Social media engagement score: 18
Facebook fans: Boehringer Ingelheim, 84,957
Twitter followers: @Boehringer, 29,545; @BoehringerUS, 17,645
YouTube subscribers: Boehringer Ingelheim, 1,502
Boehringer Ingelheim approaches social media in a lighthearted way no other drugmaker seems able to manage yet. Its Twitter ($TWTR) and Facebook ($FB) pages use lively illustrations, and on Twitter, some feature photos--not head shots--of the people in charge of the handle. Within the usual disease-awareness and corporate communications messages, the @Boehringer Twitter mavens offer a soupçon of humor and techie health coverage. (Strangely enough, the U.S.-based Twitter feed is more conservative.)
|Here's the header on Boehringer Ingelheim's global Twitter handle.|
Perhaps more important is the fact that Boehringer experiments with social media. The company attracted plenty of attention for its Facebook game Syrum, designed to teach players about drug development. But that game isn't its only foray into uncharted pharma territory. In September, Boehringer hosted a Twitter chat about chronic obstructive pulmonary disease (COPD). Special guest: Andrew McIvor, a professor at McMaster University in Canada, who uses Facebook and Twitter to discuss COPD and asthma. The #COPDChat took place during a European respiratory meeting, as part of a blast of conference coverage; as Creation Healthcare CEO Daniel Ghinn noted in Pharmaphorum, Boehringer was mentioned on Twitter 350 times during that meeting. The company also taps the gamut of social-media platforms, updating all of them regularly. It operates a chock-full Pinterest page, an Instagram feed, and a Vine channel broadcasting those 6-second videos, some with clay-figure animations and cartoon thought bubbles. A short series stars a trio of plush monkeys as hepatitis C mascots. They're also featured on its Pinterest page, pointedly ignoring the need for a hep C diagnostic test.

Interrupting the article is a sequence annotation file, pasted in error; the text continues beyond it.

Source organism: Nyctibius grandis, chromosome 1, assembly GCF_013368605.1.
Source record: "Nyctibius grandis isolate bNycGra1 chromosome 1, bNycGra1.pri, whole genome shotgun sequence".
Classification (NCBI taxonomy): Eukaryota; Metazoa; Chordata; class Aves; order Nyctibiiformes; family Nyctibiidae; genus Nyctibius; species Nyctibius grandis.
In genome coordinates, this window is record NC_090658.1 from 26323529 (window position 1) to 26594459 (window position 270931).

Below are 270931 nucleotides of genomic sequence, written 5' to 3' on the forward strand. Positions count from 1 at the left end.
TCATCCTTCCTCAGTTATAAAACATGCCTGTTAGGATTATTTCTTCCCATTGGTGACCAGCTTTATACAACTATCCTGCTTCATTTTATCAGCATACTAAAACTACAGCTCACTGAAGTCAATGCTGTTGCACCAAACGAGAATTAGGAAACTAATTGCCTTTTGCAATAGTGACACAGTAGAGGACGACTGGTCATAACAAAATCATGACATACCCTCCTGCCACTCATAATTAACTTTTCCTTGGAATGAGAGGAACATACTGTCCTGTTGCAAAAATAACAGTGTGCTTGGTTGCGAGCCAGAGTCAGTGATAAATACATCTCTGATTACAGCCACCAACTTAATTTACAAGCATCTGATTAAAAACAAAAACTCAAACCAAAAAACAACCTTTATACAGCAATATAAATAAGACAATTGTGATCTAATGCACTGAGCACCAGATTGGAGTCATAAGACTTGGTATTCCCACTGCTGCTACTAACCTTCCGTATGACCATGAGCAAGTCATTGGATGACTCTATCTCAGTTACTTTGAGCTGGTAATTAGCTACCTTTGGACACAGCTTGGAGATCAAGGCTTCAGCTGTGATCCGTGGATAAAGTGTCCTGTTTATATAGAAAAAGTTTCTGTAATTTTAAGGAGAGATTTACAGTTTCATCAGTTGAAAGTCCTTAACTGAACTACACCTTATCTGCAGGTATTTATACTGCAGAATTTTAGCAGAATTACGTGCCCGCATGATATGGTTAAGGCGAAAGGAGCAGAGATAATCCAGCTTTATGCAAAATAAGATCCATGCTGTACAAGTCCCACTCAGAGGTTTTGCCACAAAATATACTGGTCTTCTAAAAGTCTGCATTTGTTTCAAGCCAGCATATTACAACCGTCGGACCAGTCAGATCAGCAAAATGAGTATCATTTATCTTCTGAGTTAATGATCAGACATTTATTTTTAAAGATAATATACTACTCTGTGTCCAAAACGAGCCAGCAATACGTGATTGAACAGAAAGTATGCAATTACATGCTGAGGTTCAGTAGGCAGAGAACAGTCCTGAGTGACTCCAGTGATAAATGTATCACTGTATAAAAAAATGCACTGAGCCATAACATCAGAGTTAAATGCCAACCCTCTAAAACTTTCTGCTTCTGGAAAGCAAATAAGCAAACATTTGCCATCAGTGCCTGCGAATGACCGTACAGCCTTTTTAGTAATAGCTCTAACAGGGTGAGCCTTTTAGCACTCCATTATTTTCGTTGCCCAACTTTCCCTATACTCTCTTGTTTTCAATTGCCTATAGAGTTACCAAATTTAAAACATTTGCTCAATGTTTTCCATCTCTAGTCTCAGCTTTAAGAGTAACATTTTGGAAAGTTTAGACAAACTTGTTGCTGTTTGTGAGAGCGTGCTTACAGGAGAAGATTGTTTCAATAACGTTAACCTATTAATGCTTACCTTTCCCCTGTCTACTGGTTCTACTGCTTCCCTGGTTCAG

Like Novo Nordisk ($NVO), Boehringer benefits from its smaller pharma footprint. Its biggest drugs are concentrated in respiratory and cardiovascular indications, so the social-media team can throw itself into a COPD-awareness campaign without worrying that it should also be covering 20 other diseases. A current focus on hepatitis C anticipates a couple of drugs in late-stage development. Lung cancer messages support a newly launched biologic treatment, Gilotrif (afatinib).
Boehringer has plenty of room to grow, though. Its U.S. Facebook page is only a few months old, having launched in October. (Its global page has a much longer history.) So far, the U.S. site isn't as visually stimulating as, for instance, Novartis' Facebook home--nor as cheerful as @Boehringer's own Twitter page.
Still, Boehringer beats Novartis ($NVS) at engaging on Facebook, with 133 "Likes" per post and 0.2 company replies per post, on average. Though its tweets inspire fewer retweets--2.2, on average--its reply history amounts to 0.2. And besides Johnson & Johnson ($JNJ), it's the only company on this list with many YouTube comments to speak of, with 1.3 per post.
Boehringer Ingelheim boosts social networking site for 'orphan' lung disease
Boehringer Ingelheim debuts pharma game 'Syrum' on Facebook